From a customs perspective, Brexit will mean that the UK would no longer be part of the EU Customs Union or single market and, as with VAT, would revert to a third country status. In the absence of a trade agreement, all goods which pass through the UK border could be subject to Customs duty and formalities.
Many Irish businesses rely on the UK for supply of raw materials and supply chains are complex and interlinked. A production process could require several UK border crossings at different stages of production.
Goods which are destined for EU markets using the land bridge through the UK would also be subject to Customs procedures. A transit document (Proof of Union Status) will be required and a guarantee must be provided securing the potential customs debt which is equal to the value of duties and other charges. Documents confirming the EU status of the goods would have to be retained by the driver during the movement and presented to the authorities if requested.
It is expected that whilst there will have to be some form of border control that both the EU and UK will work together to minimise the impact by using electronic data exchange of customs information where possible. The EU are currently in the process of implementing a Multi Annual Strategic Plan (MASP) to improve communication between customs offices throughout the Union. It is hoped that by streamlining customs processes and converging IT systems that traders will save money and time and that safety and security would be improved. However as the UK will not be part of this system into the future it may not have comparable systems in place after it leaves the union and there may be practical difficulties arising from the use of EU and UK systems. This may delay transit and entry traffic to and from the UK.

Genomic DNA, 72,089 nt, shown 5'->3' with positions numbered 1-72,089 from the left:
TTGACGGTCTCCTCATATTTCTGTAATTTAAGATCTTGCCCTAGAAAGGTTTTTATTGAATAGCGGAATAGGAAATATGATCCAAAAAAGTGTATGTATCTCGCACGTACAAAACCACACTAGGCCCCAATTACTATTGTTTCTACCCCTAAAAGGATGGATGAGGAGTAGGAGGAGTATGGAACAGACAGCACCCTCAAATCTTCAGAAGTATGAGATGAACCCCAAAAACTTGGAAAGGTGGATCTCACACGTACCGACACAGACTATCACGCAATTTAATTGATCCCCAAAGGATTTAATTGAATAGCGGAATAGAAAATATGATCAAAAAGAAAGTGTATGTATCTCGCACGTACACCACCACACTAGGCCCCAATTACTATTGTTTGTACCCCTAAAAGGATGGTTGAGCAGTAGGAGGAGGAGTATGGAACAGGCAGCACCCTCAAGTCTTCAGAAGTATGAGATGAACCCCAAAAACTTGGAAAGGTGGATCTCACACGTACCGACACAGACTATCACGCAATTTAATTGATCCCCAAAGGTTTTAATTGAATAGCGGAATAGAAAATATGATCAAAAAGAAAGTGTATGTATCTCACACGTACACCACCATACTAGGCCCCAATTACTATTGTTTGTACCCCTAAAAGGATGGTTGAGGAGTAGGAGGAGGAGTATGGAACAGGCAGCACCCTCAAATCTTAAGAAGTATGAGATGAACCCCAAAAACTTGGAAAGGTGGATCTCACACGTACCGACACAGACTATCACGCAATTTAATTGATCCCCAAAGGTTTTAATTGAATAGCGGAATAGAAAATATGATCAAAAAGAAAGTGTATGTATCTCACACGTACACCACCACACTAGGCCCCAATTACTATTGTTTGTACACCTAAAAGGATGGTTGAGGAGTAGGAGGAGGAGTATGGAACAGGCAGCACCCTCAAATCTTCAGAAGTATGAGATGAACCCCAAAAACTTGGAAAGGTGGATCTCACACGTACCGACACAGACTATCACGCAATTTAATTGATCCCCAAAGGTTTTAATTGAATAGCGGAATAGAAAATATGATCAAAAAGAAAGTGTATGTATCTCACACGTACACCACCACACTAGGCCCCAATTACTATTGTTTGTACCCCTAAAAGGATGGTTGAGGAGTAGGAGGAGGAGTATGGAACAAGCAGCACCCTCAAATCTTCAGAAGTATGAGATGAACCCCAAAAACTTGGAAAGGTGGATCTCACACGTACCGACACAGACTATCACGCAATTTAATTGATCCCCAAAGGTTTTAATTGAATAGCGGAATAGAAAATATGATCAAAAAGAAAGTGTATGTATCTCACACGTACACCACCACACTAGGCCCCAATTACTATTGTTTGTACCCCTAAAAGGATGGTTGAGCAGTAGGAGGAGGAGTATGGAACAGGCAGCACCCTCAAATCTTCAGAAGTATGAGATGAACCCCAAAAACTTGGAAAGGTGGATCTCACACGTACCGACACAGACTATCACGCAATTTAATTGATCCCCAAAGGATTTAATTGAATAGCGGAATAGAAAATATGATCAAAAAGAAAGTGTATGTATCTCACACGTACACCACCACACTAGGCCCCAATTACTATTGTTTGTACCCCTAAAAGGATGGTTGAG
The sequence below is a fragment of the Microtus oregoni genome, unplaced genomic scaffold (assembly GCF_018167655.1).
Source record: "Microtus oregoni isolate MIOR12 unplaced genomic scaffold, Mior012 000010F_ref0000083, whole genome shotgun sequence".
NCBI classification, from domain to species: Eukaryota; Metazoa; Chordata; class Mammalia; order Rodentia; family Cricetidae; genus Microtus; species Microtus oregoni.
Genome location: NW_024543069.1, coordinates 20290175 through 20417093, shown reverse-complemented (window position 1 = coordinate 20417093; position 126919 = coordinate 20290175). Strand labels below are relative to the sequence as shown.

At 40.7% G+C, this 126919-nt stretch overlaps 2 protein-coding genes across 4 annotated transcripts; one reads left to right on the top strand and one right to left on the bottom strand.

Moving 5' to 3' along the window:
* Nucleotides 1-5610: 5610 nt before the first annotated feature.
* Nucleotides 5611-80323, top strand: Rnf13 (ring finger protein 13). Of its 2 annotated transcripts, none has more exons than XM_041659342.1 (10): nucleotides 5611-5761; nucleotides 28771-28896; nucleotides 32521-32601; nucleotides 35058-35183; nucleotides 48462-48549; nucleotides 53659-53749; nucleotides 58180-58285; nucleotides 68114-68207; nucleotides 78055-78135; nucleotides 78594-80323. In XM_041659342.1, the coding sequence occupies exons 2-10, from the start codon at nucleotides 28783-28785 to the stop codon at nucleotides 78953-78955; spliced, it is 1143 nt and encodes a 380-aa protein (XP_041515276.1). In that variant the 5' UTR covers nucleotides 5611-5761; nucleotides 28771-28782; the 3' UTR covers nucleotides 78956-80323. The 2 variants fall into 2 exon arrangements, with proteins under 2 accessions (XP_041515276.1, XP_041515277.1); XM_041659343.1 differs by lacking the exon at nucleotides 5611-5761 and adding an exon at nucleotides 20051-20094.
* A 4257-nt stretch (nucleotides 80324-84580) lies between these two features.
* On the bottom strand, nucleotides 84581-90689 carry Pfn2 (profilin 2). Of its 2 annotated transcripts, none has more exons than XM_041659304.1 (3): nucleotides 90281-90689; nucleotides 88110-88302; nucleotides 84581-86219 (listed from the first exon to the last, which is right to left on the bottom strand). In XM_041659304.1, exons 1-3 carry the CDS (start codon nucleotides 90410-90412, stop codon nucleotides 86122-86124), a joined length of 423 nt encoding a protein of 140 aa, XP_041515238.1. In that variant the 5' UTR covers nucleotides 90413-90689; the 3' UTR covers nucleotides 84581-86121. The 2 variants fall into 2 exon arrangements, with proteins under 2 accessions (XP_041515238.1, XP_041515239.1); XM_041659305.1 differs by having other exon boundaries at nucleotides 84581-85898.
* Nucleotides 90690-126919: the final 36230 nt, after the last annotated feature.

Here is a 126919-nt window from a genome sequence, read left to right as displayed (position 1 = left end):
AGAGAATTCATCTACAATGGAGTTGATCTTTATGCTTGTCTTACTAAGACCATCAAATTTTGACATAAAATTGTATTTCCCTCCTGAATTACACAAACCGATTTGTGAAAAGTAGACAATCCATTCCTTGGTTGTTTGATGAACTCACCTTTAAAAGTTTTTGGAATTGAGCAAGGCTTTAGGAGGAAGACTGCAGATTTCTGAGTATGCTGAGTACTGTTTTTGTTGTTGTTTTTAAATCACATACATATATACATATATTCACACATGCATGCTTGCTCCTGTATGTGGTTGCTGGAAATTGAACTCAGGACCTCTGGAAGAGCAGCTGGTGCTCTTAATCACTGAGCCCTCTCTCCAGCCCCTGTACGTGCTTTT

Looking at the US / Canada border, a best practice model, there are many simplifications which could be imitated such as the Driver Registration Program and Free and Secure Trade (FAST) program whereby every link in the supply chain from manufacturer to haulier to importer must be an authorised operator. Benefits of the FAST program include dedicated lanes at border crossing points and faster customs and immigration processing. Customs import and export information and commercial documents are transmitted electronically in advance and risk assessment is completed pre-arrival.
In the meantime, traders should be considering customs simplifications and authorisations to reduce the impact of a hard border. The Authorised Economic Operator (AEO) authorisation could prove useful to businesses by reducing delays to goods as a ‘trusted trader’ and benefiting from mutual recognition with other countries such as the US and Japan. It also provides potential reductions in guarantees required to operate Customs special procedures such as warehousing and inward/outward processing regimes.
We would advise that the process of scenario planning gets underway to assess the potential impact for your business of both VAT and Customs, and that steps are put in place to ensure the change readiness of your business as we move towards the Brexit deadline. Our advice is to plan for a scenario of maximum change and to act now.